Tuesday, February 22, 2011

Obsessions and Sound Effects

We've seen a LOT of stimming (self-stimulating behavior) and repetitive questions/comments (perseveration) lately from our son. (I'm not sure why.  Cabin fever? Winter break upsetting his routine? Growth spurt? A hex?  All of the above?)   Thankfully he doesn't hold his breath as he stims (some kids do that to the point of passing out), but he very frequently makes car crashing and/or traffic jam noises just for his own pleasure. (In fact, I had to ask him several years ago to NOT make those noises while I'm driving - hearing screeching tires and honking horns from the back seat was more than a little distracting.)  I heard him making his noises before he was out of bed this morning. When he was little, that's how we knew he was awake every morning - he'd stay in bed until we got him up, and he'd make sounds, endlessly creative sounds. We called him "our son Foley," as in a movie foley artist - he can recognize and imitate just about any sound.  It would be the perfect career for him.

Lately he's also "stuck" on vintage video game systems, and fire alarms. If he's not asking/telling me about obscure vintage system X or Q, he's asking/telling me about fire alarm systems.  His mind is just buzzing, and he has to talk about these things to everyone he meets.  The video games have been a fairly steady interest of his for several years now.  He discovered that there are many kindred spirits on YouTube who share their passion for video game systems.  YouTube is handy because he can see and hear the systems as often as we let him, even though he doesn't have many of his own.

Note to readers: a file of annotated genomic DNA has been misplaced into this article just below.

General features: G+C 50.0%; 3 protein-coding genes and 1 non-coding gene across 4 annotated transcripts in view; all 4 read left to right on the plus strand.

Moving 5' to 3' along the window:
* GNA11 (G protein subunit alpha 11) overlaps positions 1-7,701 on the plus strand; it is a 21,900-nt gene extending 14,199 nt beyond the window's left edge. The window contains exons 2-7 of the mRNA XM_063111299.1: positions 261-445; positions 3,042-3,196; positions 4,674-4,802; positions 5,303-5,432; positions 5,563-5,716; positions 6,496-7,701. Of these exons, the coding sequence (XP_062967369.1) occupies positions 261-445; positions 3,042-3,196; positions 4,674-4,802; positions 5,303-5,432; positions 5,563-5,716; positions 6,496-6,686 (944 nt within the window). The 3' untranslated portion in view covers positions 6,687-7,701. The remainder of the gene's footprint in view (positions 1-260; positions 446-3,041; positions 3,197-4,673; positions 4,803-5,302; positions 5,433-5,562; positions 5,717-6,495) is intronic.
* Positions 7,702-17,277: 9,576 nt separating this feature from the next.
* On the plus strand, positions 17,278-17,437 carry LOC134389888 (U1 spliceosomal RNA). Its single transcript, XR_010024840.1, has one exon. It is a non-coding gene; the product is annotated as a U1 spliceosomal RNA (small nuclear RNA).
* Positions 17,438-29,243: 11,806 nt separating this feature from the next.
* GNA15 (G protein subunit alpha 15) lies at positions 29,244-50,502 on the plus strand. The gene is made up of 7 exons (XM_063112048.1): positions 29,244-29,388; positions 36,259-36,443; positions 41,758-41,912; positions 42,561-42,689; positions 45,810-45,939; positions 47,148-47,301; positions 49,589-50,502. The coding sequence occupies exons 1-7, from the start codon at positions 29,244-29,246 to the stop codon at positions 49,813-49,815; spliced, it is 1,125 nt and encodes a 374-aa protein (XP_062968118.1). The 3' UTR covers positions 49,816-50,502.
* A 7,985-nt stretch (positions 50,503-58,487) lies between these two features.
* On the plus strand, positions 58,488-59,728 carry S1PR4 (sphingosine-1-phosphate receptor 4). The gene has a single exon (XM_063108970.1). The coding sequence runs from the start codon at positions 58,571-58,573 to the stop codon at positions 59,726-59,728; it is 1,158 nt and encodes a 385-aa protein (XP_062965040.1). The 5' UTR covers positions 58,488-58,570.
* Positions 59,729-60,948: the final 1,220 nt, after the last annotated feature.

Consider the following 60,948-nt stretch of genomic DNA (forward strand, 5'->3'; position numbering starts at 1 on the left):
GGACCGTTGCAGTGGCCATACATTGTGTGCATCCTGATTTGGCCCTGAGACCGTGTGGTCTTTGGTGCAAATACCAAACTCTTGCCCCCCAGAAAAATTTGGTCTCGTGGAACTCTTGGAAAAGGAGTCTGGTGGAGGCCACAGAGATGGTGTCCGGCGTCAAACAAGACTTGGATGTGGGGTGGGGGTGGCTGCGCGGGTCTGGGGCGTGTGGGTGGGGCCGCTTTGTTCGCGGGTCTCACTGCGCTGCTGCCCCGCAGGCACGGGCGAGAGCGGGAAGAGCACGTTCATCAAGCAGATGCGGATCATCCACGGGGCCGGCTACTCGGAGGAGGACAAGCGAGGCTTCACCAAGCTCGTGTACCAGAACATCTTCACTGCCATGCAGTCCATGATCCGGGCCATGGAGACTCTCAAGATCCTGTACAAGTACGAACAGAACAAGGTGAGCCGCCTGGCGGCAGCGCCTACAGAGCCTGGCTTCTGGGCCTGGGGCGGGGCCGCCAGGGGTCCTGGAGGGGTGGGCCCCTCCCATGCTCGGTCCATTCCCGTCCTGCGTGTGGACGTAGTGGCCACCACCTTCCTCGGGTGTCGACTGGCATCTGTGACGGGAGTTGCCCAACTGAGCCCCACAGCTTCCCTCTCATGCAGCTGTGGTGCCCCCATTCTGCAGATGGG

He has a Gameboy Advance and a PS2.  We also have a Wii, a gift from my parents two Christmases ago, but to him it isn't cool the same way the old systems are.  Right now his favorite system is my old Atari.  Yes, I'm dating myself - it's an Atari 2600, I played it for hours when I was his age.  My parents had it and a bunch of games in storage at their house and unearthed it last year.  It was a little like meeting a friend from the past, and a bit like participating in an archaeological dig into my own life.  You'd think we'd given Safety Guy the treasures of King Tut!  Recently his Aunt Teresa gave him her old SuperNES system.  Oh, happiness!  Now our son wants a regular NES as well (they have one new-in-box down at one of the local game stores, and the games are easy to come by).  He bends my ear every day about the Sega Genesis, the Gizmondo, the Atari 5200, Coleco Vision, Odyssey, Vectrix (?), Gameboy Color, Gameboy Micro, the GameCube, and on and on and on.  He compares them, and critiques them, and gets into more detail than I ever wanted to know about ANY technological marvel.  My eyes glaze over when he starts talking about them.  I am glad there are other people out there who are more than willing to talk to him about his hobby, because I am very very very very tired of hearing about it.  I politely listen and comment for as long as I can, then I have to gently tell him, "Honey, I'm just not as into this as you are.  Can we take a break from this topic for a while?"  (Translation:  "If I have to listen to you talk about the minutiae of game systems for one more minute my head is going to implode!")